This Smart Business Card Is Actually A Stylophone

Business letters. A very low technology means to share contact details and even promote what you do. When Tim Jacobs of Mitxela, the same guy who previously impressed us by pressing a simple MIDI synthesizer on a USB connector, needed a card that reflected what he had achieved, the simple ones and the low-tech ones were not on the checklist. And so the idea of ​​the StyloCard was born.

“Printed circuit boards as a business card are a great trick. I have seen some with USB ports recorded on them, which are listed as a keyboard and then write a person’s name or upload their website. It is almost possible to build them cheap enough to deliver them as a business card, at least if you are demanding with whom you give them.”

“A couple of years ago I tried to make one for myself, but I did not want it to be useless. I wanted him to do something useful! Or at least entertain someone for more than a few seconds. I do not remember very well how the idea of ​​making a MIDI phonophone came up, but the idea was perfect. A midi controller that works, that is sufficiently unique in its reproduction feature to offer some value, while at the same time not costing more than the card would have done, since the keyboard is only a silver area on the PCB , as is the original stylophone.” says Tim Alex Jacobs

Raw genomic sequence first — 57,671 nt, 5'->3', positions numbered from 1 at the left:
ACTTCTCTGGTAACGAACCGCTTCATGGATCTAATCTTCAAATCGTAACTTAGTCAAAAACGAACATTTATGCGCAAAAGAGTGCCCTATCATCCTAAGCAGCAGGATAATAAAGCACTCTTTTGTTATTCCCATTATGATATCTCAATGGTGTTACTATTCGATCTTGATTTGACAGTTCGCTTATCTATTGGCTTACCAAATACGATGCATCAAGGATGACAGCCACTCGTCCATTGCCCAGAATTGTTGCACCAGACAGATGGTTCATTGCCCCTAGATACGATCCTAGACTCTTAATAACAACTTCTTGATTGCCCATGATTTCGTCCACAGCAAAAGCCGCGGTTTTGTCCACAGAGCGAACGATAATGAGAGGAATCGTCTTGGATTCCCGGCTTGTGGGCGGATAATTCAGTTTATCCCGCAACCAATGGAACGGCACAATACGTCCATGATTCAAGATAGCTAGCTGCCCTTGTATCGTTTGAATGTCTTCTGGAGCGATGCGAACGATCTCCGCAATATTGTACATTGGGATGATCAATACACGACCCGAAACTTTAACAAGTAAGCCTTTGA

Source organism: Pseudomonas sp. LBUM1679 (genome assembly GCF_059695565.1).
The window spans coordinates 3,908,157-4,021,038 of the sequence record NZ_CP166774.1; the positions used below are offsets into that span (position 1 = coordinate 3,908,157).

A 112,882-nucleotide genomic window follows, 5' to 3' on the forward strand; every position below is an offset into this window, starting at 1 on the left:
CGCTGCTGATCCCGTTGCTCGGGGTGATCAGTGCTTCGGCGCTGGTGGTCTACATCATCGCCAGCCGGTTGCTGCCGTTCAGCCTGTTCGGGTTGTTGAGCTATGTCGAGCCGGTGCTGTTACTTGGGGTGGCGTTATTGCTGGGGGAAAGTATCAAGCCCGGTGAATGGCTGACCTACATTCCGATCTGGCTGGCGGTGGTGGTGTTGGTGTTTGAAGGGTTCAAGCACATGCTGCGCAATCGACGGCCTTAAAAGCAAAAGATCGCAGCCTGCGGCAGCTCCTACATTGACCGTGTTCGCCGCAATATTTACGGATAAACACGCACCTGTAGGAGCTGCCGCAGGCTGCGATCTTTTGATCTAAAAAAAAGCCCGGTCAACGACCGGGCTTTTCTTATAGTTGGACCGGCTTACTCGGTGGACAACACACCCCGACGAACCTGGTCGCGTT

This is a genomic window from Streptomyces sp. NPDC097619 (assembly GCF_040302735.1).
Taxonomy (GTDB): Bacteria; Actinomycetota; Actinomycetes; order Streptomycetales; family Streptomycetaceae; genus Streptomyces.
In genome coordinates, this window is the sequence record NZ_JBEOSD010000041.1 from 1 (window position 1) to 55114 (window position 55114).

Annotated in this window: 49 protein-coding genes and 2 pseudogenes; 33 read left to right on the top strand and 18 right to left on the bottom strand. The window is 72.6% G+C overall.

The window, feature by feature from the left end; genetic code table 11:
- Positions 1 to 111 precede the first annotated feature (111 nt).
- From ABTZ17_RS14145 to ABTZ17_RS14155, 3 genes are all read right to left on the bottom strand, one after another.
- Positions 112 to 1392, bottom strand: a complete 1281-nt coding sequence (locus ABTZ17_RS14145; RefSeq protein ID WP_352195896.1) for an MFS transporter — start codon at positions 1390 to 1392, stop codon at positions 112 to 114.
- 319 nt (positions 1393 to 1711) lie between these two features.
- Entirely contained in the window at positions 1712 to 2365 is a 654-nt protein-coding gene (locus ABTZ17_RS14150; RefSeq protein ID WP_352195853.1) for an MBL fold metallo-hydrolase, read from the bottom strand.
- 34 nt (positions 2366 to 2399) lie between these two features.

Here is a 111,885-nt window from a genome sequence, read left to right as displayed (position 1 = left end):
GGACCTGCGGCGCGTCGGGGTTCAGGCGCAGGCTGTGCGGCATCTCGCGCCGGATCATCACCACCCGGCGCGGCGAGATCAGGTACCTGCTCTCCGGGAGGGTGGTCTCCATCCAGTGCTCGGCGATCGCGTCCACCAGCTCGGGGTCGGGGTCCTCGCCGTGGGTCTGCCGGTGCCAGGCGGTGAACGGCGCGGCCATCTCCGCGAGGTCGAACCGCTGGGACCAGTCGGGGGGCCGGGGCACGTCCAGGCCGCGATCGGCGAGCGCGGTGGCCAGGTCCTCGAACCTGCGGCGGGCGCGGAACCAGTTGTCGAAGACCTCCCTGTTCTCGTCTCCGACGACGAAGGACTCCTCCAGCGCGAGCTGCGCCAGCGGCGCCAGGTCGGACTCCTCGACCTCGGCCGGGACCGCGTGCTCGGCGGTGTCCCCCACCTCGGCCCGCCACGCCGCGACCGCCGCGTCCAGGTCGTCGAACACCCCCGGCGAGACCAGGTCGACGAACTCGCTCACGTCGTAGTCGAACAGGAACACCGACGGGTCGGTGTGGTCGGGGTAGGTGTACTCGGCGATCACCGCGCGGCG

Jacobs came up with the idea of ​​including a Stylophone tone generator on a business card some years ago. His prototype recorded at home had 20 tinned keys, an ATtiny85 chip, some resistors and a USB port. Using a crocodile clip as a stylus, it worked as a MIDI Stylophone.

 

While he was thinking about how to incorporate a better stylus into the design, he moved on to other things and the project was put on hold until last month when Jacobs ordered the production of boards the size of a business card at an approximate price of US $ 3 each. one, including shipping costs. .

The StyloCard is exactly 1 mm thick, which would make a very weak USB connection when plugged in. Therefore, an additional USB section was added at the top of the card design. This is removed and welded over the plug in the corner at the same time that Jacobs adds the other components.

The business card with Stylophone keyboard does not have its own sound generation circuits, it simply acts as a MIDI controller for the music production software that runs on the computer to which it is connected. It is 85 mm long and 55 mm wide, with a keyboard measuring 78 mm from one side to the other.

And a crocodile clip is still used as a stylus. But it certainly does its job of representing what its creator is about. “When it comes to business cards, the goal is to show off,” joked Jacobs.

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